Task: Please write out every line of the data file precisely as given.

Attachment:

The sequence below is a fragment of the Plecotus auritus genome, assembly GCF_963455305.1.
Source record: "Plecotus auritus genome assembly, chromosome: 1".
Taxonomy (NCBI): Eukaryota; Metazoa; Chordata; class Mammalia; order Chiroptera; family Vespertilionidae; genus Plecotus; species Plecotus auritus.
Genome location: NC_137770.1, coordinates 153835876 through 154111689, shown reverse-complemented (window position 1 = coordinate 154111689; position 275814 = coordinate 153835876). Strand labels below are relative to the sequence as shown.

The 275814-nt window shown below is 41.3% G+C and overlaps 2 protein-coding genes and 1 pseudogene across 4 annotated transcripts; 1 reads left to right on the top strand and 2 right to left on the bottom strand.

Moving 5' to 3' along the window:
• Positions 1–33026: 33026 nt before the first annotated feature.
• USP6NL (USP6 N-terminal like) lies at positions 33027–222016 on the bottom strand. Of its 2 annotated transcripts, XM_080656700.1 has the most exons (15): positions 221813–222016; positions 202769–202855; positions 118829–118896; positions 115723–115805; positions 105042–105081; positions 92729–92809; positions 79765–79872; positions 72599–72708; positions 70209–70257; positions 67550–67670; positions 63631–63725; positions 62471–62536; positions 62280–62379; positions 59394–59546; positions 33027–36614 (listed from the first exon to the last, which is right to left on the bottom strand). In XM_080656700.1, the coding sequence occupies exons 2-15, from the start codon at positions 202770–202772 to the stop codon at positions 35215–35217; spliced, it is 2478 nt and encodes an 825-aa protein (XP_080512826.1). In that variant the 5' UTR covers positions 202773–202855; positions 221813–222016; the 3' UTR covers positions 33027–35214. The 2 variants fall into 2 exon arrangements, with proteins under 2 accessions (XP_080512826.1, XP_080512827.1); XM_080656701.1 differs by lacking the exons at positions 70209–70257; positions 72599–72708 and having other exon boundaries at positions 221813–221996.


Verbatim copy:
The sequence below is a fragment of the Plecotus auritus genome, assembly GCF_963455305.1.
Source record: "Plecotus auritus genome assembly, chromosome: 1".
Taxonomy (NCBI): Eukaryota; Metazoa; Chordata; class Mammalia; order Chiroptera; family Vespertilionidae; genus Plecotus; species Plecotus auritus.
Genome location: NC_137770.1, coordinates 153835876 through 154111689, shown reverse-complemented (window position 1 = coordinate 154111689; position 275814 = coordinate 153835876). Strand labels below are relative to the sequence as shown.

The 275814-nt window shown below is 41.3% G+C and overlaps 2 protein-coding genes and 1 pseudogene across 4 annotated transcripts; 1 reads left to right on the top strand and 2 right to left on the bottom strand.

Moving 5' to 3' along the window:
• Positions 1–33026: 33026 nt before the first annotated feature.
• USP6NL (USP6 N-terminal like) lies at positions 33027–222016 on the bottom strand. Of its 2 annotated transcripts, XM_080656700.1 has the most exons (15): positions 221813–222016; positions 202769–202855; positions 118829–118896; positions 115723–115805; positions 105042–105081; positions 92729–92809; positions 79765–79872; positions 72599–72708; positions 70209–70257; positions 67550–67670; positions 63631–63725; positions 62471–62536; positions 62280–62379; positions 59394–59546; positions 33027–36614 (listed from the first exon to the last, which is right to left on the bottom strand). In XM_080656700.1, the coding sequence occupies exons 2-15, from the start codon at positions 202770–202772 to the stop codon at positions 35215–35217; spliced, it is 2478 nt and encodes an 825-aa protein (XP_080512826.1). In that variant the 5' UTR covers positions 202773–202855; positions 221813–222016; the 3' UTR covers positions 33027–35214. The 2 variants fall into 2 exon arrangements, with proteins under 2 accessions (XP_080512826.1, XP_080512827.1); XM_080656701.1 differs by lacking the exons at positions 70209–70257; positions 72599–72708 and having other exon boundaries at positions 221813–221996.